MACROC believes that additional work will need to be done by the Department on transitional arrangements and resourcing. This transition period between the old planning system and the new will be difficult, and savings and transitional provisions introduced to each new plan will need to be robust in order to provide certainty for all stakeholders.

There is also concern that the transition between the current system and the new system could cause delays in major projects. There needs to be clear direction from the Department of Planning and Infrastructure to ensure there is a smooth transition to minimise potential delays.

Final Comments

MACROC supports the aims of the reform to simplify and streamline the NSW planning system however there are concerns about some of the proposed changes in the White Paper and these are detailed above.

MACROC has a major concern regarding the Regional Growth Plan for Sydney. The Draft Metropolitan Strategy for Sydney to 2031 is identified in the White Paper as the new Regional Growth Plan for Sydney. In our submission to the Draft Metropolitan Strategy MACROC raised serious concerns about the lack of focus in that document on the South West Subregion. These concerns are restated here.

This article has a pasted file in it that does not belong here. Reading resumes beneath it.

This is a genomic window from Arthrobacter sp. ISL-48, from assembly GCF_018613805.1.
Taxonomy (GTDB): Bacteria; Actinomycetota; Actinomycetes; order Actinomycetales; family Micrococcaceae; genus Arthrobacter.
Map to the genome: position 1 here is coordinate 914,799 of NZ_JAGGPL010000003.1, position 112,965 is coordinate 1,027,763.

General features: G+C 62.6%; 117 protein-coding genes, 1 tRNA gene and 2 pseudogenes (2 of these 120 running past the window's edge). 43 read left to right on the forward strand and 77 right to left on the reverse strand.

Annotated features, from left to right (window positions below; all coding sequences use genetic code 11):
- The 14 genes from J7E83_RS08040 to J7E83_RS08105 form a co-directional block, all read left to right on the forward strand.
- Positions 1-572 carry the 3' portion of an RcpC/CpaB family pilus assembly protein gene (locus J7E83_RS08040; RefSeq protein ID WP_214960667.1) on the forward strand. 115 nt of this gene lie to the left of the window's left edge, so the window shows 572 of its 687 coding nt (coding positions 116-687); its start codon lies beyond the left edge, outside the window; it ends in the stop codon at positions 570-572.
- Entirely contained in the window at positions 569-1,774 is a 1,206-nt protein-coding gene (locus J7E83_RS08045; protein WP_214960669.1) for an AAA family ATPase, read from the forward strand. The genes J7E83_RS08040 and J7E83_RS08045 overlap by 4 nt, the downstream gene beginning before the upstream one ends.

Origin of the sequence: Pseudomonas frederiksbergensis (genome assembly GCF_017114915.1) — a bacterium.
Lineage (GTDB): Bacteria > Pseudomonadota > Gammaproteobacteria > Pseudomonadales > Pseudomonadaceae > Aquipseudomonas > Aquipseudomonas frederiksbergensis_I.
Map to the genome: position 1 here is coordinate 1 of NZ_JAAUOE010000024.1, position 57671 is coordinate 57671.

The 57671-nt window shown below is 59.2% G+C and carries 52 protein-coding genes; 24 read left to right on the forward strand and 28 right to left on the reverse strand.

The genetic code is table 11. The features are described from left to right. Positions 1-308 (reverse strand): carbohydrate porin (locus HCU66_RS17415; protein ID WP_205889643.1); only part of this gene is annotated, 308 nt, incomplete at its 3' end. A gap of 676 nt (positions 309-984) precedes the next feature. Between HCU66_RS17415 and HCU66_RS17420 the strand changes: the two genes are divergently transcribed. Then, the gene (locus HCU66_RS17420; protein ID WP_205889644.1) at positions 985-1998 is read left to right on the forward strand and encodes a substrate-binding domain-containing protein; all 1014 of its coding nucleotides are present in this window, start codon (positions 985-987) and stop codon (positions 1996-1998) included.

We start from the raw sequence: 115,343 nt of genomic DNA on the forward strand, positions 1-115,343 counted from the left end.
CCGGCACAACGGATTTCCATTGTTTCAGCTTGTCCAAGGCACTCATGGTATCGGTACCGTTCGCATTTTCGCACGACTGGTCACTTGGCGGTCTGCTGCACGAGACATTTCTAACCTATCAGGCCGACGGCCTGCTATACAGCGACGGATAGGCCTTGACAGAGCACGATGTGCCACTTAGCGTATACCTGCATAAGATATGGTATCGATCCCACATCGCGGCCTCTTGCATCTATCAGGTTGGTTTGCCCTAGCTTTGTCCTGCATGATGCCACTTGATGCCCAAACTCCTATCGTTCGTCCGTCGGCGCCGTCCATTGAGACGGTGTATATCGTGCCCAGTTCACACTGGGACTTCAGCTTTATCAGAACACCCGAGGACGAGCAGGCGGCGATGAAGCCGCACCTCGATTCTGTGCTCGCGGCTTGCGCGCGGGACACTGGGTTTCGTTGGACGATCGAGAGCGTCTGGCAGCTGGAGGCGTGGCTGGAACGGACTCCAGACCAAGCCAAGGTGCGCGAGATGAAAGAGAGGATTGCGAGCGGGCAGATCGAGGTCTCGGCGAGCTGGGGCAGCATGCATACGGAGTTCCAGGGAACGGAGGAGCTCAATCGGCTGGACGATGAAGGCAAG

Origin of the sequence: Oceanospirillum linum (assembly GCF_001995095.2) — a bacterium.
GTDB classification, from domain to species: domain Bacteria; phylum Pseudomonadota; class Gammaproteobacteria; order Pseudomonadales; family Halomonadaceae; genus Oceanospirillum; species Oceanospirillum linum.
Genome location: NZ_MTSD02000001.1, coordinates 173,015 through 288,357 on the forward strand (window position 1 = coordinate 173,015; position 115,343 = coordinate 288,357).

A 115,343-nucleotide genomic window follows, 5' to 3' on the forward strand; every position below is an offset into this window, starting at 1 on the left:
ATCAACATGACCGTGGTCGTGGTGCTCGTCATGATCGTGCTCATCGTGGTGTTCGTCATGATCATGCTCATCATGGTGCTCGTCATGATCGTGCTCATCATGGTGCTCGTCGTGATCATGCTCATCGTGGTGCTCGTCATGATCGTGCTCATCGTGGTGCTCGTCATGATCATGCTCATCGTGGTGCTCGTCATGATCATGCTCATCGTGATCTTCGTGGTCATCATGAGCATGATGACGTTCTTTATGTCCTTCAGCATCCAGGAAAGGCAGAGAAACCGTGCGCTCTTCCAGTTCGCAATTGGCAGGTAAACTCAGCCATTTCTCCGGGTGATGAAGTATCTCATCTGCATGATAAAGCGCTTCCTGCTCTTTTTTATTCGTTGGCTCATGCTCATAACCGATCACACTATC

MACROC believes there is a major imbalance in the Draft Metropolitan Strategy for Sydney to 2031 between the areas targeted for population growth and the areas targeted for job creation and infrastructure provision.

The South West Subregion is acknowledged as having a key role in accommodating a substantial proportion of the future growth of Sydney. Despite this there is little in the Draft Strategy that demonstrates a commitment by the Government to deliver key infrastructure and other projects which will support job creation. Without this commitment by the Government the relative inequities and disadvantage that exist for the Macarthur Region will be further exacerbated.

MACROC thanks you for the opportunity to provide further input into the review of the NSW planning system. MACROC supports the philosophy of the planning reform and looks forward to working with the Department of Planning and Infrastructure to implement positive changes to the planning system. It is hoped that the comments made in this submission will be considered by the Planning Review Panel together with the more detailed individual submissions made by MACROC Member Councils: Camden, Campbelltown and Wollondilly.

Prepared by Christine Winning
Executive Officer
June 2013

Submission to A New Planning System for NSW. White Paper